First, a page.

Greatest breadth of base of sacrum x 100
Length from middle of promontory to middle of anterior inferior border of fifth sacral vertebræ
The diverse forms are grouped as follows:—
Dolichohieric, index below 100, sacra longer than broad: includes Australians, Tasmanians,
Platyhieric, index above 100, sacra broader than long: includes Europeans, Negroes,
Limb Bones. The proportionate length of the limb bones to each other and to the body height is of practical interest. It is a matter of common knowledge that the forearms of Negroes are proportionately longer than those of Europeans. Great differences, too, are met with in the absolute and proportionate length of the lower limbs, nor must the relation of these to body height be overlooked. An enumeration of the more important of these indices, and the manner of their computation, will suffice. The proportion of the length of the radius to the length of the humerus is expressed as follows:
Sub-divided into three groups :-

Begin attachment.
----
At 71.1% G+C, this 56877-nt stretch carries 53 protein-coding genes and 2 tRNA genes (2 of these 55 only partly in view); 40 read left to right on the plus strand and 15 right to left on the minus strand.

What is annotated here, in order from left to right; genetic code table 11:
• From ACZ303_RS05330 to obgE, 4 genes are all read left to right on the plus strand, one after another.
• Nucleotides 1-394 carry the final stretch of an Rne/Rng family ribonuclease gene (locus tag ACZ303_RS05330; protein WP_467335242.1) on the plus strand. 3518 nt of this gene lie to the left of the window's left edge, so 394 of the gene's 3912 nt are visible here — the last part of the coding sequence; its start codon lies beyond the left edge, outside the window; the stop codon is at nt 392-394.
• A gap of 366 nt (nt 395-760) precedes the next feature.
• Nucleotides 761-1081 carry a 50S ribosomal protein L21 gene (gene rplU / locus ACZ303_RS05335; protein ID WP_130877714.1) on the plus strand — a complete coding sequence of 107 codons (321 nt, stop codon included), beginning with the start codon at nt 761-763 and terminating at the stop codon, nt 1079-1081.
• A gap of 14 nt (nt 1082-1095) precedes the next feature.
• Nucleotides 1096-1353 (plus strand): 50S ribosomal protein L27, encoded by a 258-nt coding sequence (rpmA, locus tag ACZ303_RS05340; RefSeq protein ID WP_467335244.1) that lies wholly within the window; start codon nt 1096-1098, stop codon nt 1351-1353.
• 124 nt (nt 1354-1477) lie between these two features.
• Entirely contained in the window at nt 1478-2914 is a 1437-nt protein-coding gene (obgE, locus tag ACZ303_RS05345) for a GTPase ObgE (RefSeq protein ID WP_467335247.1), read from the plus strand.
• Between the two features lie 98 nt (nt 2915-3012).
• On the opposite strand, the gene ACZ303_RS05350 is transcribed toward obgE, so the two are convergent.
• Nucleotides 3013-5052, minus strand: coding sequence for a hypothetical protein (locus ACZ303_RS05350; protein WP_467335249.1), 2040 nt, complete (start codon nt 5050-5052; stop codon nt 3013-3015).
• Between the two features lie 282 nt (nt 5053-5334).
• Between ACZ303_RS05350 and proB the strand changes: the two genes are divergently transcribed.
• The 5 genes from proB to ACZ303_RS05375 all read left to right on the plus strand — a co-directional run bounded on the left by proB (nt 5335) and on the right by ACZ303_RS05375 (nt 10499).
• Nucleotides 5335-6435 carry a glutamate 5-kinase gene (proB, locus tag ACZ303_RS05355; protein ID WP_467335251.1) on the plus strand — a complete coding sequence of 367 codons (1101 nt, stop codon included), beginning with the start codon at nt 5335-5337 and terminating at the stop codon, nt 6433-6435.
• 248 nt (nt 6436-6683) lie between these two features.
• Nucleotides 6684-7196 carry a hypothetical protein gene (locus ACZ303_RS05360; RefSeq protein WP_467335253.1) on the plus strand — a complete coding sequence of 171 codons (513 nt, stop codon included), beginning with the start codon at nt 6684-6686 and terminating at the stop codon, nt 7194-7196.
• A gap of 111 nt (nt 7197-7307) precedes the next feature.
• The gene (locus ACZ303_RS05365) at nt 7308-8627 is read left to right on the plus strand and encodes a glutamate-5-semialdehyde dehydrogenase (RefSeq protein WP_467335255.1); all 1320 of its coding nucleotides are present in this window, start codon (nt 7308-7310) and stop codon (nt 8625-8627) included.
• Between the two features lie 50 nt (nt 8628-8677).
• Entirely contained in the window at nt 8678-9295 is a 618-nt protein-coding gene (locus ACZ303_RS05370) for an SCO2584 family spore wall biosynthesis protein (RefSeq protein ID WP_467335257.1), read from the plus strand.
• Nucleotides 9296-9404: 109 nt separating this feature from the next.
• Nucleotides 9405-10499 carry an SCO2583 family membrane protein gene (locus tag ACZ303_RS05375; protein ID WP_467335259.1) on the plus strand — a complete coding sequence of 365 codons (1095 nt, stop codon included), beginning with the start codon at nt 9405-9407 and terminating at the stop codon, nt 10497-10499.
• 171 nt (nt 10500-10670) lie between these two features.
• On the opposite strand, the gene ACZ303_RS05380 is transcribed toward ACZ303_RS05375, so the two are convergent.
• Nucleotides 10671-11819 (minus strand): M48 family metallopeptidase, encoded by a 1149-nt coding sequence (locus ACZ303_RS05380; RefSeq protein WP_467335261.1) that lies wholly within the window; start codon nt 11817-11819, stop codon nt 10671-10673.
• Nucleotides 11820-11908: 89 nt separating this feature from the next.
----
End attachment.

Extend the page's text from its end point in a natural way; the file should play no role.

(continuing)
Brachykerkic, index less than 75: includes Europeans, Lapps, Eskimo.
Mesatikerkic, index between 75-80: Chinese, Australians, Polynesians, Negroes. Dolichokerkic, index above 80: Andamanese, Negritoes and Fuegians, Bonindae in general. The proportion of the length of the tibia to the femur is computed by the formulaLength of tibia from surface of condyle to articular surface for talus × 100 Oblique length of femur
= Sacral index.
Sub-divided into two groups :
Brachyknemic, index 82 and under: includes Europeans and Mongolians generally.
Length of humerus x 100
The proportion of the length of the upper limb to that of the lower limb is obtained thus:-
A comparison between the relative lengths of the upper segments of the limbs is obtained by the following formula:—
- Humero-femoral index.
Platymeria (see p. 281).-The amount of compression of the femur is estimated as follows:-
= Platymeric index.
Platyknemia (see p. 281)-The degree of compression of the tibia is estimated by the
Transverse diameter of shaft at level of nutrient foramen × 100
The index ranges from 60 in a Maori tibia to 80 to 108 in modern French tibiæ.
For further and more detailed information relating to the various measurements and indices employed by the physical anthropologist, the reader is referred to Topinard's Elements d'Anthropologie; Sir W. Turner's Challenger Memoirs, Part 47, vol. xvi.; and Duckworth's Morphology and Anthropology.